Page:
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No better than a common scold

Jonathan Krim, senior deputy managing editor of the online editon of The Wall Street Journal, does not find the strictures in my annual holiday cautions particularly helpful, and he has kindly granted me permission to publish his note about the deficiencies of that post. Your views, as always, are welcome.

Mr. Krim writes:

Forgive me since we don’t know each other, but your column brings to mind this question:

Is there anything more clichéd than the annual, threatening scold from the standards editor/writing coach/copy chief on the horrors of holiday clichés?

I agree with the underlying message, and I support the role you and yours play. (We want you on that wall; we *need* you on that wall – Jack Nicholson.)

But honestly, could we perhaps drink a little of this cod-liver oil ourselves and come up with a new way to help journalists find and tell great stories at this time of year? To try to (gasp) actually connect with our readers, who may or may not care how many times we invoke Virginia, but who care deeply about what this time of year means?

Could we point to great, or at least provocative, examples like this one? Could we refer them to Tool 16 in the best book on writing, from the best writing coach (Roy Peter Clark), on *how* to avoid clichés but make them work for you nonetheless?

Could we – in the spirit of the holidays -- give to our increasingly young staffs a more useful present in their newsroom stockings, instead of this lump of NO?



Posted by John McIntyre at 4:20 PM | | Comments (18)


Hell, but the Al Martinez piece is not just cliché, it's self-indulgent self-glorifying sanctimonious sub-dickensian godawful slush. Great? Nonsense.

"LOL" @ "the best writing coach."

I just read the first few pages of Mr. Clark's book at I'll pass.

Dear Editors of "The Joy of Cooking":

Really? MORE recipes about how to cook chicken, vegetables, and bread? How jejune.

I agree that people need to eat, but why doesn't "The Joy of Cooking" have more to say about the planting and harvesting of crops?

What you're doing is noble and worthwhile, but honestly, I don't think it should be done. Do something else instead.

I myself am an authority on the planting and harvesting of crops, but I can't be bothered. Why should I waste time lighting candles when there's so much darkness to be cursed? Come to think of it, I enjoy cursing the light too.

That was a kind letter. I know I'll take it in the neck, if silently, but I kind of feel the same way. Instead of defending a vacuum for readers, let's fill it with something good.


With all due respect, old boy, such a pity that you had to use up one of your 20 monthly "You Don't Say" 'views' on your uncharacteristically caustic hatchet job of veteran L.A.-based newspaper scribe, Al Martinez. (Just my opinion, old lad.)

I just read 'Wall St. Journal' managing editor Krim's attached Al Martinez 1986 L.A. Times column, and admittedly found it a tad on the treacly, slightly maudlinly sentimental side. Yet if you had read columnist Martinez's slice-of-real-life-styled, mostly California-based, 'observational-styled', published pieces over the past 40-plus years, you would realize that his tug-at-the-heart-strings, personalized approach to chronicling everyday folks' actual life experiences is basically his column's stock-and-trade. (Now there's a tired cliche for you. HA!)

Having retired some years back from his regular long-running L.A. Times writing gig, Martinez resurfaced a year-or-so-ago, penning a column (two installments a week, I believe), for the L.A. Daily News; viewed as this town's more locally focused, San Fernando Valley-centric daily newspaper. (The little paper that could, if you will.)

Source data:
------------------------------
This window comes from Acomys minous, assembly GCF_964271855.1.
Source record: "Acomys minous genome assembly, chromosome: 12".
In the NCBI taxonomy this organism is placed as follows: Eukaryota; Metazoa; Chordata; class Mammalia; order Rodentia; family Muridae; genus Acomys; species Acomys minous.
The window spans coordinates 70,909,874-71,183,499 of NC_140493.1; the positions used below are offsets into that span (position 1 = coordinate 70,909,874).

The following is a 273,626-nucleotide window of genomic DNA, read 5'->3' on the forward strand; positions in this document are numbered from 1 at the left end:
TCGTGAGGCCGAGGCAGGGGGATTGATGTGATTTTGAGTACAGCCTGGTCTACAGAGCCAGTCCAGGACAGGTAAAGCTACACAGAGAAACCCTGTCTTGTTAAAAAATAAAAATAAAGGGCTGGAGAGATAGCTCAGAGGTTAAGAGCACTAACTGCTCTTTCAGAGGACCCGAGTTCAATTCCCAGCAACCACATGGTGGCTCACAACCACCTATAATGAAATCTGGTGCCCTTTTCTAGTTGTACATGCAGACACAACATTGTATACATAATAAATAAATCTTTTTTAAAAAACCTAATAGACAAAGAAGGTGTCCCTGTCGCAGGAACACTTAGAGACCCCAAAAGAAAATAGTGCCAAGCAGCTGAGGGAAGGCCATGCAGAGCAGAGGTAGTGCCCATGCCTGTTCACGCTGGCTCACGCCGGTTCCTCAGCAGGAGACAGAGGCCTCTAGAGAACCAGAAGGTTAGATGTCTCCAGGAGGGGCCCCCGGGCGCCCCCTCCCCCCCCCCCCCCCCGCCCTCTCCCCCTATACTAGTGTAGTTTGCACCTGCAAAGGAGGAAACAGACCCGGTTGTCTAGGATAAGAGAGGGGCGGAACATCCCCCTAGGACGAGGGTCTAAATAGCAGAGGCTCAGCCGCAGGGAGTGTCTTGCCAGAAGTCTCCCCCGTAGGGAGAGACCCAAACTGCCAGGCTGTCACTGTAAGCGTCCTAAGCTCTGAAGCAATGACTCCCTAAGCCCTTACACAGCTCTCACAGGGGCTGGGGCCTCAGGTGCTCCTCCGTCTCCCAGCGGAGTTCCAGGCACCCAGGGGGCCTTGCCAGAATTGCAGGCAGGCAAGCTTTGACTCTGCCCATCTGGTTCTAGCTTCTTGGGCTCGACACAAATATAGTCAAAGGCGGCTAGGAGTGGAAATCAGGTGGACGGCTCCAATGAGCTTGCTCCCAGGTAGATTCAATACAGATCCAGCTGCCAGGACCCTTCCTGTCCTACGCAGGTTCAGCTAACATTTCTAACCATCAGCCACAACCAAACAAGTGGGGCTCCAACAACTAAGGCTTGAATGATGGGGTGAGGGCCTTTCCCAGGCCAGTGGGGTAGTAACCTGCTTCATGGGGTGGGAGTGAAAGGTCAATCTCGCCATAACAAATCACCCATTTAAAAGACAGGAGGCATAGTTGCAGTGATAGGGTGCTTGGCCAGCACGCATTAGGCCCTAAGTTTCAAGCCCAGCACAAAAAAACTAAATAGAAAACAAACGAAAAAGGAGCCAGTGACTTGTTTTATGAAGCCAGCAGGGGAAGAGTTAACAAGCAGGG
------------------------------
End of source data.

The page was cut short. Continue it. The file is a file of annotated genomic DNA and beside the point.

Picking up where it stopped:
Stylistically, his column hasn't changed one iota, even though he clearly doesn't have the demographic reach, or sheer volume of regular readership he entertained, and informed during his decades-long run at The Times.

Although this 1986 Martinez piece about the hospitalized terminally-ill kid and his dying wish for fresh peaches hardly qualitatively ranks as Dickensian, it nevertheless reflects his signature folksy, slightly schmaltzy, personalized approach to communicating w/ his readers, that still resonates w/ his ever-loyal Southern California audience (likely more middle-aged-to-senior in make-up) in these times of strum & drang, growing pessimism, hypocrisy, and just plain mean-spiritedness.

IMHO, somewhat "self-indulgent" ........YES. "Godawful slush" ........ not quite.
"Great" writing.......... far from it. Not everyone's cup of tea.......... most likely.

I would argue that intrinsic to this anecdote-based type of newspaper column writing is a more personal commitment to 'the story', reflecting the columnist's own philosophical bent, quirks, and subjective biases.

Al Martinez is just being Al Martinez. As familiar to many informed and literate Los Angelenos as a comfy pair of slippers, or a well-worn leather easy chair. Dare I say a Southland institution......... hackneyed cliches, and a superfluity of first-person "I"s, and all.

Picky, clearly old newspaper columnists never die......... they just switch papers........ or get their own blog. HA!

Picky, great to have you back in the fray. You always get the pot aboiling and roiling, and that's a good thing.


P.S.: -----Picky, stop the bloomin' presses!

Today's gone-viral online headline reads "Queen Victoria's Undies Auctioned Off for 9,375 Pounds".

Yesterday, the esteemed auction house of Lyon & Turnbull sold a prized pair of Her Royal Highness Victoria's "bloomers", as well as a vintage oil painting depicting she and her loyal man-servant, John Brown. (What they were up to was not disclosed. HA!) The artwork garnered a whopping $230,000.00 U.S. (145, 250 pounds).

Yet, another timely Brit tidbit.

A new coffee-table-style tome titled "The History of the World in 100 Objects" has just been released for sale in America. It's a grand compilation of 100 significant art works, and artifacts from the vast permanent collection of treasured pieces from the British Museum. Apparently it is structured in a chronological format, homing in on key stages of man's evolving artistic, and technological abilities and inclinations, looking at what was going on at any particular point in time w/ concurrently developing civilizations around the globe.